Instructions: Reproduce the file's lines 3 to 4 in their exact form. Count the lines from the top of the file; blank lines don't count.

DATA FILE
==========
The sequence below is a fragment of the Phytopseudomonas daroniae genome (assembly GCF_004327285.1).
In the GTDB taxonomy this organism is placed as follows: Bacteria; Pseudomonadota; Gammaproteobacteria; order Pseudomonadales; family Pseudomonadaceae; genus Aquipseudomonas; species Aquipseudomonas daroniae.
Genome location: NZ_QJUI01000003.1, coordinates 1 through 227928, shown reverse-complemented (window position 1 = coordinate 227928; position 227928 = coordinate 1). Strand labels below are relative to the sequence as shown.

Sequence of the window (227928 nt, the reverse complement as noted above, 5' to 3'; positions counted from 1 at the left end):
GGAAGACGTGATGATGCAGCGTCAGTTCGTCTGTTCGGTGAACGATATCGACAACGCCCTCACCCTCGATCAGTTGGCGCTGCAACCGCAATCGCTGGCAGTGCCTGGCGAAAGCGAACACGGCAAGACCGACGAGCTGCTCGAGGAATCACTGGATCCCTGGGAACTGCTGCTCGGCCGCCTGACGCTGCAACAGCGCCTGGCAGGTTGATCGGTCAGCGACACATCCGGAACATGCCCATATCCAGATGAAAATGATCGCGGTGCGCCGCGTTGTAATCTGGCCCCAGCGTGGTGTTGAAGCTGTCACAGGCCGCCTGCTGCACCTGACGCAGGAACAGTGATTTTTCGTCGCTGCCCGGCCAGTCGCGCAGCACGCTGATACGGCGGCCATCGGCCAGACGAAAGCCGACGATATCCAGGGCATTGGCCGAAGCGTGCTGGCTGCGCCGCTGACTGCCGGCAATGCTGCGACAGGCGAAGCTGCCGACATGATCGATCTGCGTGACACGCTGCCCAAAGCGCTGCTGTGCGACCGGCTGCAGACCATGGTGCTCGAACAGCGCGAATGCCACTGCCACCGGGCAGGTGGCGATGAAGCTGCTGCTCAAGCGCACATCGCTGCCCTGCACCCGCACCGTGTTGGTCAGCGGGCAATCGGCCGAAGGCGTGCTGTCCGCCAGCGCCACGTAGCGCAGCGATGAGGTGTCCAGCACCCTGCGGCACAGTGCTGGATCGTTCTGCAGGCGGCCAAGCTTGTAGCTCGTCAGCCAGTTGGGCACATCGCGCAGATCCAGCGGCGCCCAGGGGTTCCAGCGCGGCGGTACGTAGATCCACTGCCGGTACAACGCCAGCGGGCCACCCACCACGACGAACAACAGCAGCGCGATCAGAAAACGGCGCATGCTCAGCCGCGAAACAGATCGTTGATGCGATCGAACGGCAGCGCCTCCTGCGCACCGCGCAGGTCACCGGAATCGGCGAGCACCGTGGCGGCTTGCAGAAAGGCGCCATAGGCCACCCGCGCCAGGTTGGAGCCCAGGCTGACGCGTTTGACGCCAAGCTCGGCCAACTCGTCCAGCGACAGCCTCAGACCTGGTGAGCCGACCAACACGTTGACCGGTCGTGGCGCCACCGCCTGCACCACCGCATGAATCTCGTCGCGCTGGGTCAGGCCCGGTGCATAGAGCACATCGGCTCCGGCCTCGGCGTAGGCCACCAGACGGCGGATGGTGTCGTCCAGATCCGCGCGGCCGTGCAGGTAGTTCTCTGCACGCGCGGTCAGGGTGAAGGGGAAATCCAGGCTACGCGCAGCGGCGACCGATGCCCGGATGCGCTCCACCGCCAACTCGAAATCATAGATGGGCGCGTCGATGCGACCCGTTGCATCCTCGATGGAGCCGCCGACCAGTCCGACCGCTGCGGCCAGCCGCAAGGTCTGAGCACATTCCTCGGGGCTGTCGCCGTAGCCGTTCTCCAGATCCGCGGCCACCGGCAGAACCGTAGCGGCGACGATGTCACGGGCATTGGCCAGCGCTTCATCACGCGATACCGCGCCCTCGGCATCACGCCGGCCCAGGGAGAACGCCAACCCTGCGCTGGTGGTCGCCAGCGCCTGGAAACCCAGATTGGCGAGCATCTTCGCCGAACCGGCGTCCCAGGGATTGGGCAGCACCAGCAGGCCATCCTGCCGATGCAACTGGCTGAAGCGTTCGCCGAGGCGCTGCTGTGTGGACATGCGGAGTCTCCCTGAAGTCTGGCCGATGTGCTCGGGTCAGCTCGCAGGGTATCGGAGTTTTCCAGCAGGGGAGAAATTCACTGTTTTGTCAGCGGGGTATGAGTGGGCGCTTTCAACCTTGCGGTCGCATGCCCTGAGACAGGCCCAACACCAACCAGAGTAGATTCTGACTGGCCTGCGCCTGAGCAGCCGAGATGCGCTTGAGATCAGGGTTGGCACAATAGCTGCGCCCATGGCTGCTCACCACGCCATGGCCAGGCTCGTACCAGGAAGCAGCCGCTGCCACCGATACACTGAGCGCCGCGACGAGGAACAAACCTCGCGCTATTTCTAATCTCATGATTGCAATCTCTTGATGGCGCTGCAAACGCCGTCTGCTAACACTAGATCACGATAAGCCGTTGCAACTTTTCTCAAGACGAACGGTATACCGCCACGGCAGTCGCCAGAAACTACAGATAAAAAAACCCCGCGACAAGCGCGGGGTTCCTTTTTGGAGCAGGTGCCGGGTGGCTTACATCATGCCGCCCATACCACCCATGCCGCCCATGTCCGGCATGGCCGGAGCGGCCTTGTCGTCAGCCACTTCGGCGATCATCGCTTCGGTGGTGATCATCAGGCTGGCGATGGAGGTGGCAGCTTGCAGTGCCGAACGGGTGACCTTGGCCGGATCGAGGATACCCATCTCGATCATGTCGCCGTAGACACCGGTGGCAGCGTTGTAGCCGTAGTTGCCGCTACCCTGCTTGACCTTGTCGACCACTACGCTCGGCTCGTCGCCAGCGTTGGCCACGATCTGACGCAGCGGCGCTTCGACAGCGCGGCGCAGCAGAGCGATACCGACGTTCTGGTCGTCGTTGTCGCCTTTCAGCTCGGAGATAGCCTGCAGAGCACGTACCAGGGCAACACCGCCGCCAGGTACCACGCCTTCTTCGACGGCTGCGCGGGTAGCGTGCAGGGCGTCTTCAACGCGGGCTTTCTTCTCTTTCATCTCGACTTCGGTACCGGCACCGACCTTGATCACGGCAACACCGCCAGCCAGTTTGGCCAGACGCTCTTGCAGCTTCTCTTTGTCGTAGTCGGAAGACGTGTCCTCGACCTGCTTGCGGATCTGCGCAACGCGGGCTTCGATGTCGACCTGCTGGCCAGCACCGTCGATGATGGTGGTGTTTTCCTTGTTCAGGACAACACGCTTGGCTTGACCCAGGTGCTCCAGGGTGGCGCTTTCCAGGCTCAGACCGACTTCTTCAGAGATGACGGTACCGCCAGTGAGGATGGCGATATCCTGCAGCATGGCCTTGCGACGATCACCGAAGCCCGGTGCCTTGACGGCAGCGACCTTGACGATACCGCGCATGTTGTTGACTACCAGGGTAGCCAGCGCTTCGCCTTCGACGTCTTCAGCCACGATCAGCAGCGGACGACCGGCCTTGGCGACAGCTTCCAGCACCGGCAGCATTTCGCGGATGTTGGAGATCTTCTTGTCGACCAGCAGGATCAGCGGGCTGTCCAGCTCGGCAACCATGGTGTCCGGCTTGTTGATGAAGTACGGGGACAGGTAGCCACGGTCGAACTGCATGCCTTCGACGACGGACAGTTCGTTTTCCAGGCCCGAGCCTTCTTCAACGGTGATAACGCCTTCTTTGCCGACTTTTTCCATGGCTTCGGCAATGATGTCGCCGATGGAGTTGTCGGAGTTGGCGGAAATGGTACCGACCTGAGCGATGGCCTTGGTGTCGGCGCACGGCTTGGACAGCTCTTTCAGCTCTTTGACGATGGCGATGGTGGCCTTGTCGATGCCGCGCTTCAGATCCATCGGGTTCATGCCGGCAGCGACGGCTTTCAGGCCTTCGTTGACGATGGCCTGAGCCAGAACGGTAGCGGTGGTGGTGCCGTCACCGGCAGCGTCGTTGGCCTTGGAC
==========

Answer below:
Genome location: NZ_QJUI01000003.1, coordinates 1 through 227928, shown reverse-complemented (window position 1 = coordinate 227928; position 227928 = coordinate 1). Strand labels below are relative to the sequence as shown.

Sequence of the window (227928 nt, the reverse complement as noted above, 5' to 3'; positions counted from 1 at the left end):